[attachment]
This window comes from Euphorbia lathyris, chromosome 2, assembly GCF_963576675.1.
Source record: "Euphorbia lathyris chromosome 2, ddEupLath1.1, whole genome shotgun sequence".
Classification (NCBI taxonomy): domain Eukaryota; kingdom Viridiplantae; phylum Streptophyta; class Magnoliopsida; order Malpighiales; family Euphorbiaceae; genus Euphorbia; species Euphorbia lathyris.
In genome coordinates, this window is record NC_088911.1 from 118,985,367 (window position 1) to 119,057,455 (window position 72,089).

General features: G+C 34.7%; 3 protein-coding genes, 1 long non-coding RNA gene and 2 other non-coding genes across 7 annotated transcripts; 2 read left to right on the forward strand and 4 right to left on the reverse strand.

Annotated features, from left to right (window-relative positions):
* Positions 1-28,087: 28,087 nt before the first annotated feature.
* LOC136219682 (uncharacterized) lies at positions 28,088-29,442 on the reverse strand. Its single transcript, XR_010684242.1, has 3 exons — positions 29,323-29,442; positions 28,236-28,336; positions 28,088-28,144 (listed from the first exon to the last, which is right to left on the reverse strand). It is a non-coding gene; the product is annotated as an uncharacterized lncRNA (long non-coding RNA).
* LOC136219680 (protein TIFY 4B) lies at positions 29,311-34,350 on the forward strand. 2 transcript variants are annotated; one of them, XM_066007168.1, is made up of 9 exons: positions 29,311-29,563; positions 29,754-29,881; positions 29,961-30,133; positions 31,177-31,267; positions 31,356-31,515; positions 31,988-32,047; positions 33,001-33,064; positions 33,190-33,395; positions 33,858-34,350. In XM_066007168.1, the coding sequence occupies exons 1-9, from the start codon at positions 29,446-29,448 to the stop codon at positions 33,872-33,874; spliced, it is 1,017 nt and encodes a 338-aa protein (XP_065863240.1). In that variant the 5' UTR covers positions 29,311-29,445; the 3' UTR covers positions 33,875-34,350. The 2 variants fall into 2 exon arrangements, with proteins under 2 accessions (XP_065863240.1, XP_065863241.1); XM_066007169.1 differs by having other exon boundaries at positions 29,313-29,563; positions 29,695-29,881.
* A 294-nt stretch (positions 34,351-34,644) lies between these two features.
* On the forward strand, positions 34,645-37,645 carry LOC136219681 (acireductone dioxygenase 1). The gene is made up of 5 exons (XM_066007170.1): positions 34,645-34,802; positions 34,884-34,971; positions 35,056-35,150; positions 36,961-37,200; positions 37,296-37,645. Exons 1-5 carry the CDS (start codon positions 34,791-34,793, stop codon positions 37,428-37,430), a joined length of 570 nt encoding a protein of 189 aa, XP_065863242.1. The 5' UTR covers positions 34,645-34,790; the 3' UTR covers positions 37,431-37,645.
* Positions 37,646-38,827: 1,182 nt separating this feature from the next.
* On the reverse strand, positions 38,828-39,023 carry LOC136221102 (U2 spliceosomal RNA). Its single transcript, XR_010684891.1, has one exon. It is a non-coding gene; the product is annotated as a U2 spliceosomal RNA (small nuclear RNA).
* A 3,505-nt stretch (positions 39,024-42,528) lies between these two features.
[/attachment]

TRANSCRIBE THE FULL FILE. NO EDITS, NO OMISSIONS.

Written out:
This window comes from Euphorbia lathyris, chromosome 2, assembly GCF_963576675.1.
Source record: "Euphorbia lathyris chromosome 2, ddEupLath1.1, whole genome shotgun sequence".
Classification (NCBI taxonomy): domain Eukaryota; kingdom Viridiplantae; phylum Streptophyta; class Magnoliopsida; order Malpighiales; family Euphorbiaceae; genus Euphorbia; species Euphorbia lathyris.
In genome coordinates, this window is record NC_088911.1 from 118,985,367 (window position 1) to 119,057,455 (window position 72,089).

General features: G+C 34.7%; 3 protein-coding genes, 1 long non-coding RNA gene and 2 other non-coding genes across 7 annotated transcripts; 2 read left to right on the forward strand and 4 right to left on the reverse strand.

Annotated features, from left to right (window-relative positions):
* Positions 1-28,087: 28,087 nt before the first annotated feature.
* LOC136219682 (uncharacterized) lies at positions 28,088-29,442 on the reverse strand. Its single transcript, XR_010684242.1, has 3 exons — positions 29,323-29,442; positions 28,236-28,336; positions 28,088-28,144 (listed from the first exon to the last, which is right to left on the reverse strand). It is a non-coding gene; the product is annotated as an uncharacterized lncRNA (long non-coding RNA).
* LOC136219680 (protein TIFY 4B) lies at positions 29,311-34,350 on the forward strand. 2 transcript variants are annotated; one of them, XM_066007168.1, is made up of 9 exons: positions 29,311-29,563; positions 29,754-29,881; positions 29,961-30,133; positions 31,177-31,267; positions 31,356-31,515; positions 31,988-32,047; positions 33,001-33,064; positions 33,190-33,395; positions 33,858-34,350. In XM_066007168.1, the coding sequence occupies exons 1-9, from the start codon at positions 29,446-29,448 to the stop codon at positions 33,872-33,874; spliced, it is 1,017 nt and encodes a 338-aa protein (XP_065863240.1). In that variant the 5' UTR covers positions 29,311-29,445; the 3' UTR covers positions 33,875-34,350. The 2 variants fall into 2 exon arrangements, with proteins under 2 accessions (XP_065863240.1, XP_065863241.1); XM_066007169.1 differs by having other exon boundaries at positions 29,313-29,563; positions 29,695-29,881.
* A 294-nt stretch (positions 34,351-34,644) lies between these two features.
* On the forward strand, positions 34,645-37,645 carry LOC136219681 (acireductone dioxygenase 1). The gene is made up of 5 exons (XM_066007170.1): positions 34,645-34,802; positions 34,884-34,971; positions 35,056-35,150; positions 36,961-37,200; positions 37,296-37,645. Exons 1-5 carry the CDS (start codon positions 34,791-34,793, stop codon positions 37,428-37,430), a joined length of 570 nt encoding a protein of 189 aa, XP_065863242.1. The 5' UTR covers positions 34,645-34,790; the 3' UTR covers positions 37,431-37,645.
* Positions 37,646-38,827: 1,182 nt separating this feature from the next.
* On the reverse strand, positions 38,828-39,023 carry LOC136221102 (U2 spliceosomal RNA). Its single transcript, XR_010684891.1, has one exon. It is a non-coding gene; the product is annotated as a U2 spliceosomal RNA (small nuclear RNA).
* A 3,505-nt stretch (positions 39,024-42,528) lies between these two features.